Friday, April 27, 2012

Some Random Thoughts

     As of this writing I was having a wonderful time vacationing in Orlando Florida only to have this terrible realization: I skipped March and have nothing good for April. I could blame laziness, schoolwork or the exploits of "The Man" for my hiatus but that would only make for a cheap laugh. So here are some topics and films that I found interesting but not enough devote a half of a dozen pages of text and videos out of each one.
     But first a quick shout out to Devin Sloane a friend and fellow blogger of Short Stories. He just started a Kickerstarter for a book series he is working called Anagrin: The Escape. I think its going to be a badass series and that you all should check out his Kickstarter page, make a donation, read his short stories, and then read the rest of this article. Don't worry, this article can wait.

Letterbox is Your Friend
     When home video became the norm the biggest problem is that not every film can "fit" on a TV Screen because many films are not filmed in same aspect ratio.  Here is the problem:

     The average TV either has a 1.33:1 or 1.77:1 aspect ratio (fullscreen and widescreen respectively) which is the standard film size for television shows and films prior to 1950.  But the standard ratios of cinema screens, 1.85:1 and 2.35:1, are obviously much larger than the average TV.  Simply put, how does one fit a rectangular image into a square screen?  The most popular answer these days is to letterbox the image, which involves compressing overall size of the picture until the width matched the fullscreen size. This allows viewers to see the entire image, but the image is significantly shorter, which is why the picture is in-between two horizontal black bars.
     A common misunderstanding is that you actually lose part of the image because of these black bars, and to fix it meant to adjust the TV until the bars cannot be seen, this led to popularity pan-and-scan. For the sake of brevity here is a video explaining why both of those choices are horrifyingly awful.

So for the sake of my sanity please leave the black bars alone.

The MPAA Sucks
     The Motion Picture Association of America is known for many things, but most notably for the official film-rating system, a very flawed rating system.  The ratings board is loaded with bizarre rules where any film can get a good or harsh rating just because of a technicality. Even worse is that not only are the reasons for a bad rating vague, but also do not describe their context. The most recent example of is Bully, a documentary about various victims of bullying, which got an R rating for "strong language".  Specifically, there is one scene where a bully goes into a violent, curse-ladened rant towards a fellow student. Supposedly, the point of the R rating is to warn parents of any risky content, but when an intellectually important film like Bully shares a rating with trash like The Hangover Part II, Project X, and The Human Centipede then you see the problem.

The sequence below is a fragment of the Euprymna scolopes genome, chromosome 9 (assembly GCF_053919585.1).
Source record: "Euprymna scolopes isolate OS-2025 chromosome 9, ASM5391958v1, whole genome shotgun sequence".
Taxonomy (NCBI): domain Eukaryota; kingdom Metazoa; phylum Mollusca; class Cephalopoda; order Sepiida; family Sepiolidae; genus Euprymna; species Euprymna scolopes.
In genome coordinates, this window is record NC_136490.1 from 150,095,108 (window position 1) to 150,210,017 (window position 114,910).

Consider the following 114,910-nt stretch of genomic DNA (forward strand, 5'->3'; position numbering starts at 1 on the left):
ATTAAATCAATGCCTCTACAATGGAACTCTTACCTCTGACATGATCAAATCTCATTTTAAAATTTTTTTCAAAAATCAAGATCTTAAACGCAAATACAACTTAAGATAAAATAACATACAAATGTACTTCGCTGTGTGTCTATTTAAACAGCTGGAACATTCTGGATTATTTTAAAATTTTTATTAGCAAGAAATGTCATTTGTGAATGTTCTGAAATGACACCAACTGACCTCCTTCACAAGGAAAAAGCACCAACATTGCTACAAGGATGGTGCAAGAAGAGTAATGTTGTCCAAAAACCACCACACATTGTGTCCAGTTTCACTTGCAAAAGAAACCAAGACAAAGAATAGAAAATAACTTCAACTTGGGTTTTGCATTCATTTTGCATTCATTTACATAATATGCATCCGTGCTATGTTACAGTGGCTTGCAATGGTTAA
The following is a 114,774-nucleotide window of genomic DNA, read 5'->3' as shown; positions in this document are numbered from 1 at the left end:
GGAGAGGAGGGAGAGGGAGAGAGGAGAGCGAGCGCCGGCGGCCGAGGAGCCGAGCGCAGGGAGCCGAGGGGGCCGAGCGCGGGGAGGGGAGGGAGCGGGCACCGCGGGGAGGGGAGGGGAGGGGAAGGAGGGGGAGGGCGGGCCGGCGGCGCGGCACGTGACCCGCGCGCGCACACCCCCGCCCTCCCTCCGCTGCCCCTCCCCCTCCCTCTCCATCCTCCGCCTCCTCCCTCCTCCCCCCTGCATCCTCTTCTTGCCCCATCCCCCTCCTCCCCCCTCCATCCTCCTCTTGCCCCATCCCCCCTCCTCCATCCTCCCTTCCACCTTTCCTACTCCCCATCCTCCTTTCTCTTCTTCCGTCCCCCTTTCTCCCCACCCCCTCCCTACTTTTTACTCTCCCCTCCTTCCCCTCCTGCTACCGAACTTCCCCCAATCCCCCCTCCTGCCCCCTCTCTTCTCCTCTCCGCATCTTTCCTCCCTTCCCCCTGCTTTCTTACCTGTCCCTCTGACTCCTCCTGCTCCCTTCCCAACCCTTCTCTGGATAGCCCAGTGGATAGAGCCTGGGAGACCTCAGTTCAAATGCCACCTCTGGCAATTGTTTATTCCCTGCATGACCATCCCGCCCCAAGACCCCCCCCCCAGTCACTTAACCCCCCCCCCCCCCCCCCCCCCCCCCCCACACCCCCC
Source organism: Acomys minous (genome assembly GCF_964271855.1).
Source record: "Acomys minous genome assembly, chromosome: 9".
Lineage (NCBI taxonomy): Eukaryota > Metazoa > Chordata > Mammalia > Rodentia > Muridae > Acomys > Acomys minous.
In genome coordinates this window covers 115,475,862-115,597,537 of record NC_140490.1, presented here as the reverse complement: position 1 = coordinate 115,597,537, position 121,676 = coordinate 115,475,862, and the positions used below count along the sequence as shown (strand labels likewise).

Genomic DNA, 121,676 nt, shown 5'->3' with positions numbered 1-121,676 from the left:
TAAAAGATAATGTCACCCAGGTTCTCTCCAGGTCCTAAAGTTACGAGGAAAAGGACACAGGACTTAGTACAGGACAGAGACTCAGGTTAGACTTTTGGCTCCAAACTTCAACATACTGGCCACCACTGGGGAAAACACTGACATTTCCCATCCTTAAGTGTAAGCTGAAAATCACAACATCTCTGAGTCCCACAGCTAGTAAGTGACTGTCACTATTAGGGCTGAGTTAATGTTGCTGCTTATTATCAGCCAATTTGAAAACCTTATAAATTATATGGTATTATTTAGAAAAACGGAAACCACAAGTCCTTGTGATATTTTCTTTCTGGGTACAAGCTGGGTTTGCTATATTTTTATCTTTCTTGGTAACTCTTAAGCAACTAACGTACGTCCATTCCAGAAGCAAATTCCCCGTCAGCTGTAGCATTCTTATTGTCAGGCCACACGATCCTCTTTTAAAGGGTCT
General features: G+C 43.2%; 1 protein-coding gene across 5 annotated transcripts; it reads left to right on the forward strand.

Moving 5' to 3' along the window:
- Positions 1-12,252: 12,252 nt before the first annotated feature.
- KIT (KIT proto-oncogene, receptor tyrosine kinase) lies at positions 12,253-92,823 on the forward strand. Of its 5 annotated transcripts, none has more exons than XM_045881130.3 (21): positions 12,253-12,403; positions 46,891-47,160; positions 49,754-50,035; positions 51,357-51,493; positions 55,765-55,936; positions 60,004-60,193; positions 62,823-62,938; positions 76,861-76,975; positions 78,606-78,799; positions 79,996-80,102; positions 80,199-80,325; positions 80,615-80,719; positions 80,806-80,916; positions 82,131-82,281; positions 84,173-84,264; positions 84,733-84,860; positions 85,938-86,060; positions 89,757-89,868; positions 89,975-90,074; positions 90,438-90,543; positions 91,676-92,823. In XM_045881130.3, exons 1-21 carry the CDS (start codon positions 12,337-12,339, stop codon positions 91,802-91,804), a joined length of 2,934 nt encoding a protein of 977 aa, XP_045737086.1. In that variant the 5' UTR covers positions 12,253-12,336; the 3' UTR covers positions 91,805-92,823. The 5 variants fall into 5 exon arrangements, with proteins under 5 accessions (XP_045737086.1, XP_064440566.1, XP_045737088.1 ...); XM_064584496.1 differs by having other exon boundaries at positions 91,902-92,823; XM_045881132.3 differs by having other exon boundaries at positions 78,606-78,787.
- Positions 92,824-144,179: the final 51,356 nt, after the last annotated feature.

The ratings encourages parents to stigmatize films based on their content and does not encourage them to understand their quality.  Compare The Hunger Games and Wrath of the Titans, both film are rated PG-13 and revolve around violence; but I would rather take a kid to see The Hunger Games because at least the message being expressed transcends the violence while Wrath of the Titans is just all kinds of stupid.  Yet if I were like most viewers and examined both films just  by the PG-13 rating and the trailers then I would both were equally dull.  The only way the MPAA can even fix these problems is if they somehow create a system where the ratings that represents an appropriate age, but also tell people about quality of the work.  Oh wait, Common Sense Media already does that.  Well in that case who cares about the MPAA.